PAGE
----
Earlier this year a major victory appears to have been won in the ongoing battle to resurrect island ecosystems and, in the process, save otherwise doomed species. It was achieved not by manipulating habitat or introducing native species, but by killing aliens — rats.
In late March “Team Rat” — composed of eradication experts from around the world — completed a five-year baiting program on British-owned South Georgia Island in the southern Atlantic.
Before rats arrived on ships of 18th-century seal hunters, South Georgia Island had sustained 27 species of seabirds in the world’s greatest concentration. But the invaders feasted on eggs and hatchlings, eliminating an estimated 90 percent of all birds on this sub-Antarctic island. By the 21st century, the South Georgia pipit, a terrestrial species found nowhere else on earth, was headed for almost-certain extinction.
The Team Rat project dwarfed all rodent eradications previously attempted. The island’s 1,450-square-mile surface is strewn with jagged, ice-bound peaks, 11 of them over 6,500 feet. What’s more, Team Rat — put together by the South Georgia Heritage Trust — was racing global warming. Glaciers kept rats out of large sections, but these barriers were melting rapidly. Two glaciers had already been lost, allowing the infestation to spread. Without the remaining glaciers, the northern and southern coasts would be united, and surviving birds would be history.
It will be another two years before Team Rat can positively declare the island rodent-free, but the prognosis couldn’t look better. Surviving glaciers sealed off three sections that could be treated independently. Birds are already recovering in sections completed in 2011 and 2013; and careful monitoring has revealed no sign of rats. In January 2015 the first successful nest of the South Georgia pipit was discovered in the 2013 section. At this writing, the project appears to be humanity’s first success in saving a species from the effects of global warming.
More than 80 percent of some 500 island rodent eradications have been conducted by eight nations — New Zealand, Australia, France, Mexico, Seychelles, Ecuador, the U.K., and the United States. Now with global warming, the pressure is on as never before. U.S. Fish and Wildlife Service biologist Beth Flint, who recently helped recover the rat-destroyed ecosystem of Palmyra Atoll National Wildlife Refuge 1,000 miles south of Hawaii, says the international environmental community needs to start thinking about islands that will be wiped out by sea-level rise or more intense storms. The time may come, she warns, when we’ll have to move species to islands with more temperate climates or higher elevations.
Rats have been responsible for an estimated 40 to 60 percent of extinctions of island birds and reptiles.
There are plenty of islands sufficiently high and sufficiently situated to serve as refuges for wildlife threatened by global warming. But rodent infestations are most common on high, temperate islands because they are the most likely to have been colonized by humans.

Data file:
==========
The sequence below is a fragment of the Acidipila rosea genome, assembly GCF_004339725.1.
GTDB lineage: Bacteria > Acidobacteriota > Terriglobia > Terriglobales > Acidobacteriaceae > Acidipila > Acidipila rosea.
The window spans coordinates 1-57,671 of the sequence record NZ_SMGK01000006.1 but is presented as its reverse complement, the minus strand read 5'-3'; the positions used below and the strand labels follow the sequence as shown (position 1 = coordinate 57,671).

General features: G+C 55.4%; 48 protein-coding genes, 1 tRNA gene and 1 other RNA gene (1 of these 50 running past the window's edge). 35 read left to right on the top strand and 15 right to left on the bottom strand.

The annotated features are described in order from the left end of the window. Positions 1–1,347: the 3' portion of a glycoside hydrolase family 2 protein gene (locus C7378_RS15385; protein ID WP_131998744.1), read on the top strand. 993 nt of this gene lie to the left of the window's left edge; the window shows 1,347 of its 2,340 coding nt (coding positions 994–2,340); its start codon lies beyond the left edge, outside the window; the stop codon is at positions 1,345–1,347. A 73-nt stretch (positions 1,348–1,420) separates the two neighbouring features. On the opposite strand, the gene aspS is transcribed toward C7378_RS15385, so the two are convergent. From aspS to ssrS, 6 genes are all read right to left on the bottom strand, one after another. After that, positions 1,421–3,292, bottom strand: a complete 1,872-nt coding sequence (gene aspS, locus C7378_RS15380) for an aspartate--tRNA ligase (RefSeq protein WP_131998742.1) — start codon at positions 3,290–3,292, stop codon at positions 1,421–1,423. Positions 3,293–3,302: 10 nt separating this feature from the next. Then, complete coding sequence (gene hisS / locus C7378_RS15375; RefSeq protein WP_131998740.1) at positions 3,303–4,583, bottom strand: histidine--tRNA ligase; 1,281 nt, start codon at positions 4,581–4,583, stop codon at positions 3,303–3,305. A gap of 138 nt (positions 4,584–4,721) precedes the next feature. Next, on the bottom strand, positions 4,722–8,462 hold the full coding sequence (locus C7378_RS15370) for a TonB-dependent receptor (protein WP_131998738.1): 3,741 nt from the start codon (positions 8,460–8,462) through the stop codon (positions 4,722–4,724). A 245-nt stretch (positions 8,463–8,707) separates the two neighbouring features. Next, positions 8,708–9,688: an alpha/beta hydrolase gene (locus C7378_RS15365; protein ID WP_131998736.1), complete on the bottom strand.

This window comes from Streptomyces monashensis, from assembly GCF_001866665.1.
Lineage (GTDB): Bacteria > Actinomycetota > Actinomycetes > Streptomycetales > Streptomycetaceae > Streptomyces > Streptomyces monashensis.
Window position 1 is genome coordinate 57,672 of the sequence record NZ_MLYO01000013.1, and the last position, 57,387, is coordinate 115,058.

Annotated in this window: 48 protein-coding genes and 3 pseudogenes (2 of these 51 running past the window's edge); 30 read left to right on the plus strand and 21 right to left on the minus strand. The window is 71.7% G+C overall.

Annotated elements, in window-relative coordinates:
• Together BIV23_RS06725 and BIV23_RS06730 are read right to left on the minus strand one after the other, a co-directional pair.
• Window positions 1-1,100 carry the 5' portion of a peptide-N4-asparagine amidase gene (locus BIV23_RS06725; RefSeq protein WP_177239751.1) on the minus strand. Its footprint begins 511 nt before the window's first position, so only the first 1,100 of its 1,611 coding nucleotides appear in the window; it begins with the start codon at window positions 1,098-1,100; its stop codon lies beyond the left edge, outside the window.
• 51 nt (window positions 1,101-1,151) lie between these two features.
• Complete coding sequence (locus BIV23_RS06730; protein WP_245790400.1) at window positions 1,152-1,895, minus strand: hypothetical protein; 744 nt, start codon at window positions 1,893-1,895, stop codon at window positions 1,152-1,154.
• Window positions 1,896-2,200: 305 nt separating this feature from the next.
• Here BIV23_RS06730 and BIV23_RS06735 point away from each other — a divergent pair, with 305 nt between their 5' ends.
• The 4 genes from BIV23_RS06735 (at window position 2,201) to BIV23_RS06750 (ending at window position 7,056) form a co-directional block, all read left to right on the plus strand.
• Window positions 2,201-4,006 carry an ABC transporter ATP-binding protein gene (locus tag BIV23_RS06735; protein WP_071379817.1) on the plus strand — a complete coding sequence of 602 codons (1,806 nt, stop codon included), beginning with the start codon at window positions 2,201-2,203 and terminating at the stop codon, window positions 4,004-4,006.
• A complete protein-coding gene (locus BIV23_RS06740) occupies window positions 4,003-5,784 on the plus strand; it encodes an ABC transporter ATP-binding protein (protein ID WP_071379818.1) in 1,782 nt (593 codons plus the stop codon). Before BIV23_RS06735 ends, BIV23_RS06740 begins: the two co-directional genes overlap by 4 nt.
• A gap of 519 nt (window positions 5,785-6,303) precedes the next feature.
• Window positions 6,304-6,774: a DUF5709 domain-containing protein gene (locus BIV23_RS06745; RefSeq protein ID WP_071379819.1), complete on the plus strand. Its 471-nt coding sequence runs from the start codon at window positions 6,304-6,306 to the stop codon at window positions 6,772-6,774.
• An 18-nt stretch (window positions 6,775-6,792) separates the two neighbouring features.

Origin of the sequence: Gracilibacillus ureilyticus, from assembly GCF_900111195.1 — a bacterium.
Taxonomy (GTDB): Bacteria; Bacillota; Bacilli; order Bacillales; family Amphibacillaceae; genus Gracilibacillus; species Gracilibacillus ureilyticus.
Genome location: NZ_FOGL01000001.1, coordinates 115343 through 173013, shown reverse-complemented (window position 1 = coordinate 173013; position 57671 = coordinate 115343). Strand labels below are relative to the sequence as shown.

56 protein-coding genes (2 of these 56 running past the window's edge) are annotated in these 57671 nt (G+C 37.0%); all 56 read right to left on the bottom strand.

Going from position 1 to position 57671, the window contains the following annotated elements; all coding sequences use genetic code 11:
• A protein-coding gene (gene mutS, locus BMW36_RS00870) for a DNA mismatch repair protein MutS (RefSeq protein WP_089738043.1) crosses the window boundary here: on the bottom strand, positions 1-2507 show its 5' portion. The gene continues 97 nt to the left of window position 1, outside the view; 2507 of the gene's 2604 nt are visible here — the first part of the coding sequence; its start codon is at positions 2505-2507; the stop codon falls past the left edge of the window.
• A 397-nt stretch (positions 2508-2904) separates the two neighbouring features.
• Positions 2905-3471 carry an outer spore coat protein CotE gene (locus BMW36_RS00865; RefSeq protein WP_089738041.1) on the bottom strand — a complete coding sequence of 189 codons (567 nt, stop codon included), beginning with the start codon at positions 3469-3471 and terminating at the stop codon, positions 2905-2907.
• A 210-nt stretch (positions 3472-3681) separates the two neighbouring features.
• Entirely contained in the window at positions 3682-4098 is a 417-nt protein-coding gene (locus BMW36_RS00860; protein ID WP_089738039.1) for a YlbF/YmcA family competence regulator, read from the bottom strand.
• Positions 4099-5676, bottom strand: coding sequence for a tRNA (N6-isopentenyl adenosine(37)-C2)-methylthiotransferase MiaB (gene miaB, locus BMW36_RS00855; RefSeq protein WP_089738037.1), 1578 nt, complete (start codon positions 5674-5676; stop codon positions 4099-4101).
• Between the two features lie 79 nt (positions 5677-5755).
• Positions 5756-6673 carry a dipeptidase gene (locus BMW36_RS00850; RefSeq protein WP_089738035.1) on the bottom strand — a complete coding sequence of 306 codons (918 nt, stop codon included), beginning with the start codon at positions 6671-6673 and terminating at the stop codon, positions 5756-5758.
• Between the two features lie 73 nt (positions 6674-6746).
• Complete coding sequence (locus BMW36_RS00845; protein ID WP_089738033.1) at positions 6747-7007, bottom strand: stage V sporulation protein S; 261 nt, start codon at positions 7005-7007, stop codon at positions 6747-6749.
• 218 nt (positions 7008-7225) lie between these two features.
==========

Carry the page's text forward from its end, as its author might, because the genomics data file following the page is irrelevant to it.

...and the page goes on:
Historically, wherever humans have traveled by sea, rats and mice have accompanied them. Two thousand years ago rodent stowaways on Polynesian vessels infested Pacific islands. More recently, the plague spread to all the world’s oceans. And birds weren’t the only victims. The aliens eliminated reptiles, invertebrates, whole forests, and other plant communities along with the seeds and fruits that had sustained native wildlife. Ecosystems lay in ruins.
Despite the fact that islands comprise only three percent of the planet’s landmass, 95 percent of all known bird extinctions occur on them. According to The Nature Conservancy, a world leader in rodent eradication, rats alone have been responsible for an estimated 40 to 60 percent of recorded extinctions of island birds and reptiles.
To recover South Georgia’s ecosystem, Team Rat needed a nuke. Fortunately, it had one in brodifacoum — an anticoagulant that inhibits production of vitamin K, thereby causing rodents to bleed out internally. This second-generation rodenticide was registered in the U.K. in 1978 after rats built immunity to the first-generation version, warfarin — the same agent doctors prescribe to thin human blood. Team Rat dropped tons of brodifacoum-laced bait from helicopters.
Unlike its first-generation ancestors, brodifacoum is lethal to rodents when ingested just once. And because it’s slow-acting, rodents don’t associate it with danger. They carry bait into otherwise inaccessible caves and crevices, hoarding and sharing it. Word gets out fast that it is delicious and safe.
Before 1978 rodent eradication, except on the tiniest islands, had been unthinkable. A year later New Zealanders were deploying brodifacoum with stunning success. When biologists Rowley Taylor and Bruce Thomas declared that brodifacoum could clear rats from the huge (by those early standards), 22-acre forest island of Hawea, their boss at the New Zealand Department of Science and Industrial Research dismissed the notion as “impossible” and “f***ing crazy.” When Taylor and Thomas pulled it off, the world took note.
Brodifacoum can cause secondary poisonings when non-target species like raptors eat dead rodents.
Brodifacoum poses little danger to marine life because it’s insoluble in water. But it can cause secondary poisonings when non-target species like gulls and raptors eat dead and dying rodents. While wildlife managers have learned to minimize such “bykill,” they can’t eliminate it. Loss of a few individuals is the price for recovering island ecosystems and saving entire species from extinction. In virtually all cases there is no effective tool other than brodifacoum. And in all cases populations of non-target victims bounce back.
But recovery of island wildlife is being hampered by brodifacoum’s vile reputation, a reputation acquired by gross public abuse on mainlands where it routinely kills or sickens dogs, cats, and wild animals. So brodifacoum is a favorite target of animal-rights activists and the global environmental community.